Interesting product. Implementing this connectivity at the microcontroller level definitely opens up possibilities on how to communicate information from inexpensive field devices. Will be interesting to see what types of applications emerge to use this technology. Thanks.
OK, I get that you can mount one of these Pinocchio's within minutes, onto say, my refrigerator or my dishwasher. But you also need to have a very refined set of engineering skills to enable your refrigerator to feed Pinocchio any data. Say the Milk is empty (need a pressure sensor installed in the door tray) or the temperature is too warm (hopefully the existing thermostat is Pinocchio-compatible) . Point being, while Pinocchio can be set up and online in minutes, it will not be "seamless" or simple to feed Pinocchio any worthwhile data without additional installation of various sensors. Does the company also offer a line of commonly used thermocouples, weight or vision sensors?
Hi, JimT, I think the idea of tying it to Arduino is how Pinoccio is meant to be more easily installed. There is probably detailed information the company's website that can help answer some of these questions. Try this link: http://pinocc.io/faq
I agree, Chuck, this is definitely a trend that is starting to emerge and could be a real opportunity for some creative folks to take advantage of. Right now there seem to be small players and startups trying to get in on the action but I imagine eventually bigger companies will build this technology directly into existing components, if they aren't starting to do that already.
A neat idea, and nice to read about it here. But alas, is currently not an actual anything (at least, not anything yet).
FYI this is a crowd funded effort, that is not yet shipping. No info on their web pages I could find (sometimes I do miss the obvious, so be kind if I have) suggests when it will ship (although you could register so they will notify you when it does become available). Please, next time, include availability and contextual information in the post. Otherwise, as always, a nice post.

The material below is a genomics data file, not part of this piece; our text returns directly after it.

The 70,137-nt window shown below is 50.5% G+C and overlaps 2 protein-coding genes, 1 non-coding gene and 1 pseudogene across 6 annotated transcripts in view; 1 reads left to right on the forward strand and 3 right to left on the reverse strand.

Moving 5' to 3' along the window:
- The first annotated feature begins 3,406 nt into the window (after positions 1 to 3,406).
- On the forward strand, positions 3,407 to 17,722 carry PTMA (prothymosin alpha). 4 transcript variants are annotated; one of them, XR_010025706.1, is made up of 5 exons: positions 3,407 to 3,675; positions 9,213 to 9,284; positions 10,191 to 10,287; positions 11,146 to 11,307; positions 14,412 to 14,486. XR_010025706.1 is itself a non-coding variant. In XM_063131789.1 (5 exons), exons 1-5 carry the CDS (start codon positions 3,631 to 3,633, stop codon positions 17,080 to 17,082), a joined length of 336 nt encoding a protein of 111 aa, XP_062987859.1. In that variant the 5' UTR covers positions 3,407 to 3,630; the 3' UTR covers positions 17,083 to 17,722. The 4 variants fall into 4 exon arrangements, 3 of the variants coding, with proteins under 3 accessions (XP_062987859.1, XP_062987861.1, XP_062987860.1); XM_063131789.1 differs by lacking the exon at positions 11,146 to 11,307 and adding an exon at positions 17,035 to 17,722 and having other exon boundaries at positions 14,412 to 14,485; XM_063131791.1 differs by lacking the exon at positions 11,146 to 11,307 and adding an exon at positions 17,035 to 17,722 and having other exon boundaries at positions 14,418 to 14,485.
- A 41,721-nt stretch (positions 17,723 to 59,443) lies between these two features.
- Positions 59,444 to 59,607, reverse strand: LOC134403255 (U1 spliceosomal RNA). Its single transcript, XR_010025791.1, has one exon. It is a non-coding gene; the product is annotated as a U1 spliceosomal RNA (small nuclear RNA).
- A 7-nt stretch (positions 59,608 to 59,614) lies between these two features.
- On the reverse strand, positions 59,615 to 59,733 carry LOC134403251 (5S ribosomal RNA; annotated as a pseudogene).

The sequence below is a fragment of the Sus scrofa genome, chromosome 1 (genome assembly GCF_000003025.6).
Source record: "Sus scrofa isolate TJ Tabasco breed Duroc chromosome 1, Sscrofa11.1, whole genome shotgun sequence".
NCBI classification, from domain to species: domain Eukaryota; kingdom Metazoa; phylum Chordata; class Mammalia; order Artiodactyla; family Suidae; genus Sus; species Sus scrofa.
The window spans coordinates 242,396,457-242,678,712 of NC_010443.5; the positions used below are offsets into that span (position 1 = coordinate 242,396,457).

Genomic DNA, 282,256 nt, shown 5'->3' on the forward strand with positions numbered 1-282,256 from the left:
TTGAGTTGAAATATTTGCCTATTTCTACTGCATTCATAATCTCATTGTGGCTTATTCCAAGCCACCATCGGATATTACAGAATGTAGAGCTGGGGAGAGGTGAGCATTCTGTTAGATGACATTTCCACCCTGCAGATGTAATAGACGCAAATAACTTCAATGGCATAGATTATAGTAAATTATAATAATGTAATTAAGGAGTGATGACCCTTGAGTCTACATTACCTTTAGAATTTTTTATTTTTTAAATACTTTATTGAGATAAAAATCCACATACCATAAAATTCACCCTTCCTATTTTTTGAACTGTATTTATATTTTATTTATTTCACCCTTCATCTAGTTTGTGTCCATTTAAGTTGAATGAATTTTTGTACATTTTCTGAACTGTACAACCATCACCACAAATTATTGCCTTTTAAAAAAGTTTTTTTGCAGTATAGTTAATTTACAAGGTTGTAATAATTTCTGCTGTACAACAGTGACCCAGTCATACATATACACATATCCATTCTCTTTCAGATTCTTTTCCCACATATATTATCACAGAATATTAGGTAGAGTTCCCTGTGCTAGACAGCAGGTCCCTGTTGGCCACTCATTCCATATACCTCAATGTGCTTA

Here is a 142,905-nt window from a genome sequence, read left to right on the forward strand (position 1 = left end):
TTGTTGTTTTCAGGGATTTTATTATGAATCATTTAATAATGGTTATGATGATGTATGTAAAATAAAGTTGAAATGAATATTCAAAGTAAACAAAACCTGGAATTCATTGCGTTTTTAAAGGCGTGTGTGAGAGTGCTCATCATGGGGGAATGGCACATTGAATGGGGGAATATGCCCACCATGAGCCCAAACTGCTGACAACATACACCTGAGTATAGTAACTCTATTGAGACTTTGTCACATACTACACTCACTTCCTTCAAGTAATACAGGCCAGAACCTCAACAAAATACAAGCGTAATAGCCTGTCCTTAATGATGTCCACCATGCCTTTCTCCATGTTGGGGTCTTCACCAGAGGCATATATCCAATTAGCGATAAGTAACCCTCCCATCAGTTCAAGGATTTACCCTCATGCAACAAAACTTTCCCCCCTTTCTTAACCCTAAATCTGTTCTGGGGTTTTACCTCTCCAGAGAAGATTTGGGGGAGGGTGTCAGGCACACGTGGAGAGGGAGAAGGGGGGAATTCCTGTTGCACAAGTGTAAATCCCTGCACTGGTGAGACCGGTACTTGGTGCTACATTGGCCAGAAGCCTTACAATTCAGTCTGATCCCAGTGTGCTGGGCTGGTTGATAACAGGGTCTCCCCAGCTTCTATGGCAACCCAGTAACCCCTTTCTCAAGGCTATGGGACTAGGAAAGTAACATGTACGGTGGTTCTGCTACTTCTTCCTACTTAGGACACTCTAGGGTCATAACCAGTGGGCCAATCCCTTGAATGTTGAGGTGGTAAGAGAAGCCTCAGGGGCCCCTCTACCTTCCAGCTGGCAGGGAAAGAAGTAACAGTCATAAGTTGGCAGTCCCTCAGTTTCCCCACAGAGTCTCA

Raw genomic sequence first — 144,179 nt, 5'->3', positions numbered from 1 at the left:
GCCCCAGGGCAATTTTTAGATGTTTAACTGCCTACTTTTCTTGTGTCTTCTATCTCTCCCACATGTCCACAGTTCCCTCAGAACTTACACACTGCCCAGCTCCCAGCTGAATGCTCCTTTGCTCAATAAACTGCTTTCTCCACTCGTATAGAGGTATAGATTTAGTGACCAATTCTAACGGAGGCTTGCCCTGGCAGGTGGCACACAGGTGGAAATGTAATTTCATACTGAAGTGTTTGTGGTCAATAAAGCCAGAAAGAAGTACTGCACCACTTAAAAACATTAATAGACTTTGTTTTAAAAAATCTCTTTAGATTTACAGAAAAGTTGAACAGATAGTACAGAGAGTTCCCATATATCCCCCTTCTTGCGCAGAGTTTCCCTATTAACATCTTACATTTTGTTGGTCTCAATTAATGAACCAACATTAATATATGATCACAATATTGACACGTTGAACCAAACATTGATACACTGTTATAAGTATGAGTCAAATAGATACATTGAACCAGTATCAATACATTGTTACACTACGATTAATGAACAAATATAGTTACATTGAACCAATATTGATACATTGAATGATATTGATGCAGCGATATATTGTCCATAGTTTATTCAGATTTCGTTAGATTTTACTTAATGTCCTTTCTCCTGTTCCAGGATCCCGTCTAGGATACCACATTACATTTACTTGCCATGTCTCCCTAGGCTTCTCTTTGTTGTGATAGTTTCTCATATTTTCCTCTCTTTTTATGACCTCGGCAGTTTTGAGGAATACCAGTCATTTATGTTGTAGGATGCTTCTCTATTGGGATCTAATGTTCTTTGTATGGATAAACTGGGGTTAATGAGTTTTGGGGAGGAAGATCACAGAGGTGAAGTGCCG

It will definitely be neat to see who comes up with what to take advantage of all this new technology. I like the idea that it will be several people trying to come up with stuff rather than just one company that owns the keys to the technology. Several minds will come up with better solutions than just one.
Thanks for the feedback, 3drob, I will include those details next time. Sorry for the omission. I suppose it would be good for people to know they can sign up to receive information and the product when it's available!
What should be the perception of a product’s real-world performance with regard to the published spec sheet? While it is easy to assume that the product will operate according to spec, what variables should be considered, and is that a designer obligation or a customer responsibility? Or both?
Biomimicry has already found its way into the development of robots and new materials, with researchers studying animals and nature to come up with new innovations. Now thanks to researchers in Boston, biomimicry could even inform the future of electrical networks for next-generation displays.
Focus on Fundamentals consists of 45-minute on-line classes that cover a host of technologies. You learn without leaving the comfort of your desk. All classes are taught by subject-matter experts and all are archived. So if you can't attend live, attend at your convenience.